Calico Ghost Town
Old Mining Town
Text and Photos by Len Wilcox
When he was a young man, Walter Knott worked the mines in Calico, an experience that stayed with him all his life. Some 40 years later he went back -- and bought the town. Some of the buildings he moved to Buena Park, California, as an attraction to bring people in to his wife's chicken restaurant.
These buildings eventually became the center of one of the most famous tourist theme parks in the world, Knott's Berry Farm. The buildings he left behind in Calico, however, became just as important, to him and to the world. He restored the town and created a place where travelers can step back in time to experience the gold rush days, and learn how people lived during this exciting time.
Located on the Mojave desert about 15 miles northeast of Barstow, California, Calico -- which lived a long time for desert boomtowns, from 1881 till around 1929 -- was a rich strike, first of silver then later of borates. Chunks of nearly pure silver came out of the 500 mines that dotted the hills. Eventually, silver ore worth some $86 million was dug out of the colorful hills behind the town. The borate brought in another $45 million.
Calico was a wild place in its heyday with a nice collection of saloons (22 of them), bordellos, restaurants and boarding houses established to service the needs of its more than 1,200 citizens. One citizen was unusual, even in a time and a town full of unusual characters.
Dorsey was a mail carrier. In fact, he was the only 4-legged carrier in the whole US Postal system. He was a black-and-white shepherd dog that had the job of carrying the mail from Calico to the nearby mines. He was a friendly dog, but once the mail packs were strapped on his back, he'd become strictly business. Reportedly, Dorsey's owner once turned down a $500 offer for the dog, saying that he'd sooner sell a grandson.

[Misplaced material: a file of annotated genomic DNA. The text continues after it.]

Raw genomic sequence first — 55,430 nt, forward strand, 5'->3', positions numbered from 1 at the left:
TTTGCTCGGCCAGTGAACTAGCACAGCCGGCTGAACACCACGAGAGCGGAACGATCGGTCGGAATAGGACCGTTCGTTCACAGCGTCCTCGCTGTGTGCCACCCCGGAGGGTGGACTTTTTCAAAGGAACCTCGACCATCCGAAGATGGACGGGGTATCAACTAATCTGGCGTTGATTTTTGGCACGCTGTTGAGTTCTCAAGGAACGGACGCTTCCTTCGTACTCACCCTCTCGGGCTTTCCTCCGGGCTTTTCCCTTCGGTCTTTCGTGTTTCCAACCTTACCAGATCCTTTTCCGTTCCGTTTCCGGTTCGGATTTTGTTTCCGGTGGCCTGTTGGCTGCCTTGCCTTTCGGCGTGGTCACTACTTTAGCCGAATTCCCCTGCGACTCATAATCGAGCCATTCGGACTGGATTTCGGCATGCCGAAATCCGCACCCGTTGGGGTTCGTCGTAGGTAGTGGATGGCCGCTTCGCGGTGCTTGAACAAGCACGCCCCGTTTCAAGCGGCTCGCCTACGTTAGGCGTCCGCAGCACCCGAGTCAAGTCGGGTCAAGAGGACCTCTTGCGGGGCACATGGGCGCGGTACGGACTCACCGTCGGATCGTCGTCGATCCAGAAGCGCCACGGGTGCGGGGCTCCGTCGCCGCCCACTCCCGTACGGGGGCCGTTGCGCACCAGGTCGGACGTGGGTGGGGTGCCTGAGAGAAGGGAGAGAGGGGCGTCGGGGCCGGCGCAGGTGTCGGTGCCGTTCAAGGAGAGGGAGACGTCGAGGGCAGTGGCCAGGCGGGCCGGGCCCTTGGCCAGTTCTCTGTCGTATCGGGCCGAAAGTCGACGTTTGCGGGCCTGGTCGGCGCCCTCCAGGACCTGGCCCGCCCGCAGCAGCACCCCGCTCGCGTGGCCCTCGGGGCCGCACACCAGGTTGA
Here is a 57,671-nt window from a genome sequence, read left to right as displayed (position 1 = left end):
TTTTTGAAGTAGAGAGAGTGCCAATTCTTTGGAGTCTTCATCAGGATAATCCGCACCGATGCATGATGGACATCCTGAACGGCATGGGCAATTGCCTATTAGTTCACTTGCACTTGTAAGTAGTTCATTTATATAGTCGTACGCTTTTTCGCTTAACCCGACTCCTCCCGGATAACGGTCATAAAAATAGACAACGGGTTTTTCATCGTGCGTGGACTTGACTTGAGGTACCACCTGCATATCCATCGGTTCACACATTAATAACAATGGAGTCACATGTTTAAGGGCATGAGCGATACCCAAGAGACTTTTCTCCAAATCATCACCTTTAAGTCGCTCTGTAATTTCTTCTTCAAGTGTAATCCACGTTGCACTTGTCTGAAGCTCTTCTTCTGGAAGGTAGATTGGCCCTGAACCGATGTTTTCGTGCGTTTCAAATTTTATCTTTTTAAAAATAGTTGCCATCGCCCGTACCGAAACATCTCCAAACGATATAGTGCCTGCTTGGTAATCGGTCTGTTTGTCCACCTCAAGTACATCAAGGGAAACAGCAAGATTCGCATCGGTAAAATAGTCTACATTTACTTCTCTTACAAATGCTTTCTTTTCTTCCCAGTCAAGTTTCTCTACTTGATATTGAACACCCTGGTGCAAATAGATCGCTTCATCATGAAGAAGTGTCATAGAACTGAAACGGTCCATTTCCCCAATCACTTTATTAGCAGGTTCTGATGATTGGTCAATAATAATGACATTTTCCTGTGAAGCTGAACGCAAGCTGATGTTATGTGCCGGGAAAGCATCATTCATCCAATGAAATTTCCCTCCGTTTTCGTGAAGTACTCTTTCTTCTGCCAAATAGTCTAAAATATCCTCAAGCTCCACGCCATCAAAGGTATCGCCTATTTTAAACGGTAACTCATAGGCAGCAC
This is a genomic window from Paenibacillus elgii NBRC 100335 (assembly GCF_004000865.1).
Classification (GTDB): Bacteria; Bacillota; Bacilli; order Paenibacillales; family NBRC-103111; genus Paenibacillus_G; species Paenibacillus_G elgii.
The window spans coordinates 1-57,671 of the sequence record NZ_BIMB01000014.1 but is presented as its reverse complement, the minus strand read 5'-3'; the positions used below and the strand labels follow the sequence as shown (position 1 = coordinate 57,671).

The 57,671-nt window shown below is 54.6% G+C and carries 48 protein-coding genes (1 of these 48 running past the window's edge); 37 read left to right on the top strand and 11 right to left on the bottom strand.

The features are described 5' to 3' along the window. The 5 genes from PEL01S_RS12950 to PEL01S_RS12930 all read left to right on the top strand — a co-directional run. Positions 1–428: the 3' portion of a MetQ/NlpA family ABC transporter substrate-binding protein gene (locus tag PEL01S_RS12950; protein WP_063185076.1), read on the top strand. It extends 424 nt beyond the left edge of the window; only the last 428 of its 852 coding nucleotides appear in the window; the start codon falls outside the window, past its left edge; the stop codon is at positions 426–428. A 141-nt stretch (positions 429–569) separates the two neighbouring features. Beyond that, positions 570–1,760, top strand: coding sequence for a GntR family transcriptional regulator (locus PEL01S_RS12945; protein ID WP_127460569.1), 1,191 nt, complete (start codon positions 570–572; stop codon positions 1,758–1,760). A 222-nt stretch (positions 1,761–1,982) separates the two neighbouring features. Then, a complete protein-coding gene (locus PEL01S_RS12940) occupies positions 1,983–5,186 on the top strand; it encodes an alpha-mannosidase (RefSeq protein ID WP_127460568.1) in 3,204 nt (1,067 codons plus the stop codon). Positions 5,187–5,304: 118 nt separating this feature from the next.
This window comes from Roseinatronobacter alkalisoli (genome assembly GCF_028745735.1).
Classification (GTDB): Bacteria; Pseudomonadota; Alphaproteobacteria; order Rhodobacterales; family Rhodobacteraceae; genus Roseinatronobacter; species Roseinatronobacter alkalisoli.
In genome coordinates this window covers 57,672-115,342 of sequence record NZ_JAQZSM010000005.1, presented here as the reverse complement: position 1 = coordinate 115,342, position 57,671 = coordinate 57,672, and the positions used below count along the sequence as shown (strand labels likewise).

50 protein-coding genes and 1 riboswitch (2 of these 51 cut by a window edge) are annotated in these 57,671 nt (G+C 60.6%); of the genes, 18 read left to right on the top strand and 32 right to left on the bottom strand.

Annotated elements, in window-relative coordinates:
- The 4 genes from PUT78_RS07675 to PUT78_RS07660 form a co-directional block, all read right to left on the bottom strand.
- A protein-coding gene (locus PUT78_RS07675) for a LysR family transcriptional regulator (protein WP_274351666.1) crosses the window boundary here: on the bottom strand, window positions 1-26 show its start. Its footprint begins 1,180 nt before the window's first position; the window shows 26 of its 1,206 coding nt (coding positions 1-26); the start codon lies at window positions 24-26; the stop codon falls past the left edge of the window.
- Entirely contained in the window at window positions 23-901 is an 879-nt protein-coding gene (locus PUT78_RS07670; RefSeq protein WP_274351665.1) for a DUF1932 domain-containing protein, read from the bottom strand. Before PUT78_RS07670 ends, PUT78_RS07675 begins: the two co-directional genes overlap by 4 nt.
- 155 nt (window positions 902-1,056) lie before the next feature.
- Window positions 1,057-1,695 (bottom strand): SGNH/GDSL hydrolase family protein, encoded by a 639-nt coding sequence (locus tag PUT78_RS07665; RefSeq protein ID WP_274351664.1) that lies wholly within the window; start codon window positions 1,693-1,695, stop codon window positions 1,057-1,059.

Calico's decline began when the price of silver fell in the 1890s, but the borate production kept it alive, even through the panic of 1906. While nearby Death Valley mines skinned eastern investors, Calico kept churning out valuable minerals until it gradually exhausted its supply in the 1920s.
A few hardy souls stayed on, keeping the spirit and memory alive, until 1951 when Knott bought the town and began rebuilding it. Using old photos he restored many of the buildings and created a tourist attraction that still thrives today, with more visitors on any day of the year than ever lived in the town when silver was the big excitement. Knott's Berry Farm donated Calico to San Bernardino County in 1966, and it operates now as a regional park.
Today, numerous shops, an interesting museum, static displays and actors in period costumes bring the past alive for busloads of tourists and visitors. With regular gunfights, train and stagecoach rides, restored mining equipment and displays of old household items, it's an interesting town to visit. Camping is also available with 261 tent and RV sites 46 offering full hookups.
The town is open every day except Christmas. A nominal entrance fee is charged. Regular events are held, including: Cowboy action shooting, 3rd Saturday of each month; Civil War Re-enactment on President's Day weekend; Spring Festival, Mother's Day weekend; Calico Days, Columbus Day weekend; Calico Heritage Fest, Thanksgiving; and Christmas in Calico, in early December.
Call or write the park to verify information on these events, to reserve a campsite or to check on fees.
Calico Ghost Town
P.O. Box 638 Yermo, CA. 92398
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